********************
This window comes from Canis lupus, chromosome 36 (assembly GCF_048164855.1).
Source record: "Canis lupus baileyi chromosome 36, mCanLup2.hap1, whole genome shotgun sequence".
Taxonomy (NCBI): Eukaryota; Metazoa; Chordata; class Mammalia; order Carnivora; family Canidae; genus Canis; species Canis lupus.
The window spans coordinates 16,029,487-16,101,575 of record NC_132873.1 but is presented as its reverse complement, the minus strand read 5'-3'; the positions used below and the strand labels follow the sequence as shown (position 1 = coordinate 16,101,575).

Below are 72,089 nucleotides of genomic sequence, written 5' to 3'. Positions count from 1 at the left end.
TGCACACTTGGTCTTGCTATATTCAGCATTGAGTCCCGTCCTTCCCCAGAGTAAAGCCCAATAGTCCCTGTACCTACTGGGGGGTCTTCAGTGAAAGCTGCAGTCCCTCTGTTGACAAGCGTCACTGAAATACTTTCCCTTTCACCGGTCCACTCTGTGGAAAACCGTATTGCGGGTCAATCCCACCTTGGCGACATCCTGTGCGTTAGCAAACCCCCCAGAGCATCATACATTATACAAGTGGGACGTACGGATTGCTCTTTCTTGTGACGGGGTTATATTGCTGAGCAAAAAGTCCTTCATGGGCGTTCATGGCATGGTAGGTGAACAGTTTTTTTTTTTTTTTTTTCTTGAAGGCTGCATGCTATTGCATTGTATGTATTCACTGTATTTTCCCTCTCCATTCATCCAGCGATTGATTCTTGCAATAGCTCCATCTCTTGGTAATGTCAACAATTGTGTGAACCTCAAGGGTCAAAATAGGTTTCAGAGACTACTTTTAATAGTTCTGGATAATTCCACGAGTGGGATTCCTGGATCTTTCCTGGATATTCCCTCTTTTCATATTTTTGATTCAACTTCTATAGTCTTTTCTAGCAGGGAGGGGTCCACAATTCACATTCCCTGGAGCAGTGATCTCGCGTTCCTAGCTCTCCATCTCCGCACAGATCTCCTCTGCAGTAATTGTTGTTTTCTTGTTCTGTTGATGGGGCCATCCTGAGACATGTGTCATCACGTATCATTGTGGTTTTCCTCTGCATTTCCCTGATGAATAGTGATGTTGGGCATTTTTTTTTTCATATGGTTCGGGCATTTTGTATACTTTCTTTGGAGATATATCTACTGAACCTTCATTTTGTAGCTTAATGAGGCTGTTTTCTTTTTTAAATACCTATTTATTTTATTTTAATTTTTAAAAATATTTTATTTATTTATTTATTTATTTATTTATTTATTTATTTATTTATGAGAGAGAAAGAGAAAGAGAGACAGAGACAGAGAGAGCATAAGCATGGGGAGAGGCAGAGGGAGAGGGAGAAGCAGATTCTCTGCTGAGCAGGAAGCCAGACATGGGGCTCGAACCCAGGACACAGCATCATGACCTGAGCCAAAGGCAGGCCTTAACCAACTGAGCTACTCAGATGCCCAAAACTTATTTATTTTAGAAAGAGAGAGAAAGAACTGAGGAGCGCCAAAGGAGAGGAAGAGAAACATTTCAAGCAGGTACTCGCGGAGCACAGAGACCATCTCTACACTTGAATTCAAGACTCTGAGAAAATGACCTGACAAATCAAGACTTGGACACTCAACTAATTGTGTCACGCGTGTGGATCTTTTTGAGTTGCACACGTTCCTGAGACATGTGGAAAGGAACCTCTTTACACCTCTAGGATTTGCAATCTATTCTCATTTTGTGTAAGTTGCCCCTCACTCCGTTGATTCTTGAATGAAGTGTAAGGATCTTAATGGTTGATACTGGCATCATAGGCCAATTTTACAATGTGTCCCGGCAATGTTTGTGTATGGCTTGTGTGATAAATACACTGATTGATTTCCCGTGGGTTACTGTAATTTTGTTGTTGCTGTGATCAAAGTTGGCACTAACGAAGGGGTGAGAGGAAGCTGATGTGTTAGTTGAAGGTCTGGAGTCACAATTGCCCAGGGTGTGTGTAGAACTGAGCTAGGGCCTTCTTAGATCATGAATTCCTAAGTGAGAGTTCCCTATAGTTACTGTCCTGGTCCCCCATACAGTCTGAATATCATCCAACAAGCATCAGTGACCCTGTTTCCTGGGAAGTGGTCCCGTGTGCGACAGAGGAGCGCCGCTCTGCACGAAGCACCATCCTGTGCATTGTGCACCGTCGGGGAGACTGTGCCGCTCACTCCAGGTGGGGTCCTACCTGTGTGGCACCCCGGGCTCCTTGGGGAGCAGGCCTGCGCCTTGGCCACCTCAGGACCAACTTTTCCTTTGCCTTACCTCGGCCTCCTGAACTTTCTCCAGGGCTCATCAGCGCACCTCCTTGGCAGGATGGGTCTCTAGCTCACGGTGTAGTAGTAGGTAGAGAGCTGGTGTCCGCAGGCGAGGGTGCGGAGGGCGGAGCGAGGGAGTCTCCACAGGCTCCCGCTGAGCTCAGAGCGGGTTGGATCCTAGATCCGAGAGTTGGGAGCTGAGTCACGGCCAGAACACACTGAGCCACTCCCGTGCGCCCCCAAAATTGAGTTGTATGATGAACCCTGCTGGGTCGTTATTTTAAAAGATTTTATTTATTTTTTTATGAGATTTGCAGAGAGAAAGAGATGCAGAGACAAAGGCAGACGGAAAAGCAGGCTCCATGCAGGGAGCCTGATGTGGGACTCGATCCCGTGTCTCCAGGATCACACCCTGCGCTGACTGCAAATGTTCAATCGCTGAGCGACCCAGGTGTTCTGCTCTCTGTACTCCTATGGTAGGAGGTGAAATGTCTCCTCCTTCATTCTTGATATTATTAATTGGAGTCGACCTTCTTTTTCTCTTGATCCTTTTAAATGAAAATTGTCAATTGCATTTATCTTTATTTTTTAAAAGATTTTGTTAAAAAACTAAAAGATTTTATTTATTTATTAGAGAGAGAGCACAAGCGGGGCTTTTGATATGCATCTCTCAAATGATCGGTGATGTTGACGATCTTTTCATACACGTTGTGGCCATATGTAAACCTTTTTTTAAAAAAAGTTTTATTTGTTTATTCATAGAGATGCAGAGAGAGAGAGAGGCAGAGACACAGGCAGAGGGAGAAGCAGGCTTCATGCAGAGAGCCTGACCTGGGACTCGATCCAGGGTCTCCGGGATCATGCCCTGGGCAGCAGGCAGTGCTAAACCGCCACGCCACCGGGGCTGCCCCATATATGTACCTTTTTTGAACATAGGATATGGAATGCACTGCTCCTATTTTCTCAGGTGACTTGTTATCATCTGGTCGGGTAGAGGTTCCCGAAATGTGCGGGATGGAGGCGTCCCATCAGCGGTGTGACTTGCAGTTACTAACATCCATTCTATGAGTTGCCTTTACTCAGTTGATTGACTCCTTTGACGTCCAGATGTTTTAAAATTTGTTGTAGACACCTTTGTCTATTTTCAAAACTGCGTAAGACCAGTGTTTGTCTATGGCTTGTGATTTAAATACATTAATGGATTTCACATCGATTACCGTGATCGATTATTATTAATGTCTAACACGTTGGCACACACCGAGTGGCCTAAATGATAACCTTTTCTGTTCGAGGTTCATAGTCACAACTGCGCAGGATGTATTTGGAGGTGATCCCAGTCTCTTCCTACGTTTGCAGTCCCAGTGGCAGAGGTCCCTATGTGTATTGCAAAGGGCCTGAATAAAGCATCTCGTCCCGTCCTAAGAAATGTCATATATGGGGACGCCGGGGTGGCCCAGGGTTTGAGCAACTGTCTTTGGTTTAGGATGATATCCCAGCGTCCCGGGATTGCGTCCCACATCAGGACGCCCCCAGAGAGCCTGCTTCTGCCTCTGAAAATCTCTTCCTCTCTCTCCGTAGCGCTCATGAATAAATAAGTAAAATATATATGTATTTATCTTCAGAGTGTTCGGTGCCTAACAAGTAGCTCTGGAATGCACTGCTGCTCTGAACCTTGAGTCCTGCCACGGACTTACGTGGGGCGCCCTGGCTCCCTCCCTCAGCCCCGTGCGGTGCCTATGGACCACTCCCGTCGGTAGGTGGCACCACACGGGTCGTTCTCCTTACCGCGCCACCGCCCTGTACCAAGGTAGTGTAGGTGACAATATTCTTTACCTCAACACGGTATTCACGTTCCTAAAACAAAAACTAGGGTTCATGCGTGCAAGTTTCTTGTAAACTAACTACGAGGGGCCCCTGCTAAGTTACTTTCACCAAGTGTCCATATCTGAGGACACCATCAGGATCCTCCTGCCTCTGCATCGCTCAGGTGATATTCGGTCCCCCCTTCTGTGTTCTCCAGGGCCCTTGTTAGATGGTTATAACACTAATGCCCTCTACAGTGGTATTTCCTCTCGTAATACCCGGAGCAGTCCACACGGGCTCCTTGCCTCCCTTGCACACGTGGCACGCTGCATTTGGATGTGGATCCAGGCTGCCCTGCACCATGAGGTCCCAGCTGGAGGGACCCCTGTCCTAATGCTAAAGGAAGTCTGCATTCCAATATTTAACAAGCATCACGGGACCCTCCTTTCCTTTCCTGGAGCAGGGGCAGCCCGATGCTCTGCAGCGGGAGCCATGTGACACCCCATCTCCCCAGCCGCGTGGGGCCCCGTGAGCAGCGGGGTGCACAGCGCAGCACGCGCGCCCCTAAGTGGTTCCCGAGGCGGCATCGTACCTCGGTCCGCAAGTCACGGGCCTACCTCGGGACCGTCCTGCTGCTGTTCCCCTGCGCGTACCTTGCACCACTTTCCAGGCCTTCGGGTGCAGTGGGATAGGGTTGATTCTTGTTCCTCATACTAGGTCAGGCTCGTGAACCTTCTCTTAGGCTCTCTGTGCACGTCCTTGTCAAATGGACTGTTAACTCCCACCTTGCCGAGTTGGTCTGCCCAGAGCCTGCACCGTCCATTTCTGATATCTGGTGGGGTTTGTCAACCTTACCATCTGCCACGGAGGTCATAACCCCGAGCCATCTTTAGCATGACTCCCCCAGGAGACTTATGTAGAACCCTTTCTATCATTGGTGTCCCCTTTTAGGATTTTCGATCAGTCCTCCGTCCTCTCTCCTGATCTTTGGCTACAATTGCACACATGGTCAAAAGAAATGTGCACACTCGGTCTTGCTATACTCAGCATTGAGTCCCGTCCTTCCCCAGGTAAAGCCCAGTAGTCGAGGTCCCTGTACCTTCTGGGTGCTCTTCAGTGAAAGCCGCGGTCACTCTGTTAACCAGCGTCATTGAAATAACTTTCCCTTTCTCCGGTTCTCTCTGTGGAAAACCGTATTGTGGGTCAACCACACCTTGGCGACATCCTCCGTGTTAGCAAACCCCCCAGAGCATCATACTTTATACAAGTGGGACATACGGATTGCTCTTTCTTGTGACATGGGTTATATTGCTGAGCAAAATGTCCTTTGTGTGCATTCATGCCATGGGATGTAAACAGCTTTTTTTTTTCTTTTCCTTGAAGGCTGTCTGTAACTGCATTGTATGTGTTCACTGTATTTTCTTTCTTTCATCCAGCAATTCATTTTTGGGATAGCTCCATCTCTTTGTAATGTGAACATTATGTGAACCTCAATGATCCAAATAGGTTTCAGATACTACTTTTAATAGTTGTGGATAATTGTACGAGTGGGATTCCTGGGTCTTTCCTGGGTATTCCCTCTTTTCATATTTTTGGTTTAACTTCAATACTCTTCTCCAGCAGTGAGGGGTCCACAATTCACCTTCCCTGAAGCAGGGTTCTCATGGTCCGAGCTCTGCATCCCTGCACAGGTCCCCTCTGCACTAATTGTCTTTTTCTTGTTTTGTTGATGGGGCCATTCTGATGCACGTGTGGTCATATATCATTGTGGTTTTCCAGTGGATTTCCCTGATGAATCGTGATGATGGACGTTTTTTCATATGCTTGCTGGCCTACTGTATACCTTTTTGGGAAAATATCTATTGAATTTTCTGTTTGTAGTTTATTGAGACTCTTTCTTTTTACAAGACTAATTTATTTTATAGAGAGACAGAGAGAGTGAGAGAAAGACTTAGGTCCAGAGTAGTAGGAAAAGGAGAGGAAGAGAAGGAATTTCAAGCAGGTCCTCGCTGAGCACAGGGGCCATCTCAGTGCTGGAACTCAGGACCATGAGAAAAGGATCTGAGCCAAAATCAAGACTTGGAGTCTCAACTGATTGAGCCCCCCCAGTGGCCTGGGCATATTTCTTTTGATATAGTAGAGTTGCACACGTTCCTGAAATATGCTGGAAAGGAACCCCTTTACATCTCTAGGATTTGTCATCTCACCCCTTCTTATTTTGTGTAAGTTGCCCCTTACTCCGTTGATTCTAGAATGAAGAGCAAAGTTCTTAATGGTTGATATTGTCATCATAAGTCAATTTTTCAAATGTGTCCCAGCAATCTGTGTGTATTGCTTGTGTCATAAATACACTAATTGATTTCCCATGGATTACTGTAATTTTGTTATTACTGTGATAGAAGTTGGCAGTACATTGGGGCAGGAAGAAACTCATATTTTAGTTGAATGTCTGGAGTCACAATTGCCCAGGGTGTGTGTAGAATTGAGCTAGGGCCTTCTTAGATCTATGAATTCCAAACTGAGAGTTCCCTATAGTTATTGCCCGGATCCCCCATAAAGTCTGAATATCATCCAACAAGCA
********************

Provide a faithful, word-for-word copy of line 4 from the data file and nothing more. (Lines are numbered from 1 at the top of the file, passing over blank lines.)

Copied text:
The window spans coordinates 16,029,487-16,101,575 of record NC_132873.1 but is presented as its reverse complement, the minus strand read 5'-3'; the positions used below and the strand labels follow the sequence as shown (position 1 = coordinate 16,101,575).